The House and Senate each adopted resolutions mandating harassment and discrimination training for employees of Congress and legislative agencies. Yet it’s not clear how much the training will cost and what it will include.
Lawmakers from both parties are only now starting to take a hard look at the details as allegations against members and taxpayer-funded settlements are being unearthed almost daily.
The House Administration Committee is scheduled to take an initial step on Tuesday when it marks up guidelines for implementation of the resolution that the House adopted Nov. 29, mandating training for all House members and staff.
The panel will approve instructions “so each office knows how to complete this training and provide the necessary documentation,” Chairman Gregg Harper, R-Miss., said in an announcement of the meeting.
Watch: Hill Sexual Misconduct Could Muddy 2018 Wave Potential
Still to be tackled is the question of finding the money for the huge training effort for some 30,000 members and staff, an effort that likely will fall to members of the respective appropriations committees.
Appropriators have already begun reaching out to the Office of Compliance to find out what’s needed to meet the training requirements. The new costs could end up in the fiscal 2018 Legislative Branch appropriations bill, which has yet to be finalized.
The answers are proving elusive so far. The OOC, which handles the sexual harassment training and complaint process in Congress, doesn’t yet know what the new mandates will cost, according to spokesperson Laura Cech.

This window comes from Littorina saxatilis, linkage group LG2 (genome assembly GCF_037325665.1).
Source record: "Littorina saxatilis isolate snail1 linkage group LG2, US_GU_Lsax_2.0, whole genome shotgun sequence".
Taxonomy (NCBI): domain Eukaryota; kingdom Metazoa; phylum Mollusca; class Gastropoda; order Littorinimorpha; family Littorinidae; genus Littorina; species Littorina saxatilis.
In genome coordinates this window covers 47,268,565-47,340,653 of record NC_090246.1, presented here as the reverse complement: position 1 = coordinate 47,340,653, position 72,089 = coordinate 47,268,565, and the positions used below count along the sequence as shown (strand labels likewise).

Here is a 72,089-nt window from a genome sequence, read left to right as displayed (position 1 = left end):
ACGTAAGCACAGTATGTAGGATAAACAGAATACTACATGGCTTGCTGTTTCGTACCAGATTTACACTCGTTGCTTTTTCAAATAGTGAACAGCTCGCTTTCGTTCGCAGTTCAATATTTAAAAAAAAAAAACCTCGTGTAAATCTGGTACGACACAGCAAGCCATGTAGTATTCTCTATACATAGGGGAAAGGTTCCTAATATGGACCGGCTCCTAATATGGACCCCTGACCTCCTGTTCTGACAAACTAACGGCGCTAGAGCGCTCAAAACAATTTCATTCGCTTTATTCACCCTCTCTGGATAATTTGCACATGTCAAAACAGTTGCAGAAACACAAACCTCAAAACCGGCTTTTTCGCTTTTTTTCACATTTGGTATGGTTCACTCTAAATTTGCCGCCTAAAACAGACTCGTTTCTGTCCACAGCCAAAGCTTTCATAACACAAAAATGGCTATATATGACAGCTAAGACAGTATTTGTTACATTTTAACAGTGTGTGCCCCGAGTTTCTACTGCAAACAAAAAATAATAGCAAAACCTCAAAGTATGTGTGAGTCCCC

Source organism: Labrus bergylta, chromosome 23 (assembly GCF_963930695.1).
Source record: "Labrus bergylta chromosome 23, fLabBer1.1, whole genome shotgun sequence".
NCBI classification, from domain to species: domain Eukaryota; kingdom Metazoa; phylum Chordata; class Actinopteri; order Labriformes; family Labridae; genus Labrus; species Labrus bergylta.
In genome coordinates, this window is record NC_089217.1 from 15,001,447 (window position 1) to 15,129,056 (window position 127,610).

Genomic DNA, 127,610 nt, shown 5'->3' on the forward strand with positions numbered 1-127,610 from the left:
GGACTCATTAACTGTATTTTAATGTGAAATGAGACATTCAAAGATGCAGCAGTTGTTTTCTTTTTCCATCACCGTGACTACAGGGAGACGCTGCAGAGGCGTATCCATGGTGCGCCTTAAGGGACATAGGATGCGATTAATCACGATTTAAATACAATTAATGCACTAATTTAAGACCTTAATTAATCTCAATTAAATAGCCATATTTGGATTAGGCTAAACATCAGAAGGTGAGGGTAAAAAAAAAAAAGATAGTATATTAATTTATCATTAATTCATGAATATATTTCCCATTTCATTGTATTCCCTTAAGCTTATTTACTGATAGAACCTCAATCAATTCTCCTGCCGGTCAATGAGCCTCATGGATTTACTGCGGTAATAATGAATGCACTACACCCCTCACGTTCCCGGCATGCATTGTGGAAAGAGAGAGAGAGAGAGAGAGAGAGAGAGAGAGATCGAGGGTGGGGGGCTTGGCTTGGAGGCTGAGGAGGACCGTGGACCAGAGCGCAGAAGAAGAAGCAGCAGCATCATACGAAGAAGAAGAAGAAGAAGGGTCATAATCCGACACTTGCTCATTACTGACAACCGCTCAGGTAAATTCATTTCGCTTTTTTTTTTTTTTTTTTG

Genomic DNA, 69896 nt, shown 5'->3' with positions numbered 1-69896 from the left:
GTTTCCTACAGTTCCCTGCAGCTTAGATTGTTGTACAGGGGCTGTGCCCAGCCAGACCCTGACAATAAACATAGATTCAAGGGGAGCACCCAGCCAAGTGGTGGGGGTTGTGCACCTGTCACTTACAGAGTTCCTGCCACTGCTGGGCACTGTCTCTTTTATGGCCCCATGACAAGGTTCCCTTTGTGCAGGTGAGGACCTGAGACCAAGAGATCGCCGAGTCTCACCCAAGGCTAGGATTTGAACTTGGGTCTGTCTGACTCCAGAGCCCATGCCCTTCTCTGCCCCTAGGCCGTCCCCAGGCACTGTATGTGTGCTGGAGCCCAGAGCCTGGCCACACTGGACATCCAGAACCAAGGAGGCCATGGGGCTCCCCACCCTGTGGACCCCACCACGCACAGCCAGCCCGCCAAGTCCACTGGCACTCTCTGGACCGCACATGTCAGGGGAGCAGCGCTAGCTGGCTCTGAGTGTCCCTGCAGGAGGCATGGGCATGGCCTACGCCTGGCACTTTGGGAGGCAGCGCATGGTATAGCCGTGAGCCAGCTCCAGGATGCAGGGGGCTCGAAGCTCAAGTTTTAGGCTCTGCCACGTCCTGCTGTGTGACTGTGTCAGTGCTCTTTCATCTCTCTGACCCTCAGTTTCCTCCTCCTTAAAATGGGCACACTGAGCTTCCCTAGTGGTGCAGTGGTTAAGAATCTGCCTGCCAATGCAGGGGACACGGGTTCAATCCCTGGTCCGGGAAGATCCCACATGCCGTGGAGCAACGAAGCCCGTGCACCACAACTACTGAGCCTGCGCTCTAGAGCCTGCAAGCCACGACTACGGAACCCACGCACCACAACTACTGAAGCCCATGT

“The office has been very encouraged that appropriators in the House and Senate have inquired about what staffing and program increases might be required to respond to the mandates in the resolutions,” Cech said.
Rep. Tim Ryan, D-Ohio, the ranking member on the House Legislative Branch Appropriations Subcommittee, said in an email that new funding is needed to address harassment on Capitol Hill. He has called for investment in mandatory, in-person harassment training.
“This funding is a critical first step to addressing the deep-seated problems we are seeing in the halls of Congress,” he said.
The subcommittee chairman, Kevin Yoder, R-Kan., has yet to say how he wants to proceed on any new appropriations for training.
Lawmakers face a deadline on Friday to head off a partial government shutdown, and are expected to pass another short-term continuing resolution into January while they continue talks on overall spending levels and an expected omnibus bill for the rest of fiscal 2018.
But it looks unlikely anti-harassment and discrimination training funds will be attached to the continuing resolution this week. Ryan said he does not see it being practical as the Senate is expected to accept only a stripped-down resolution this week with few if any extraneous riders.
Ryan doesn’t think tacking funds on to the House continuing resolution will get the job done, calling the bill “dead on arrival in the Senate.”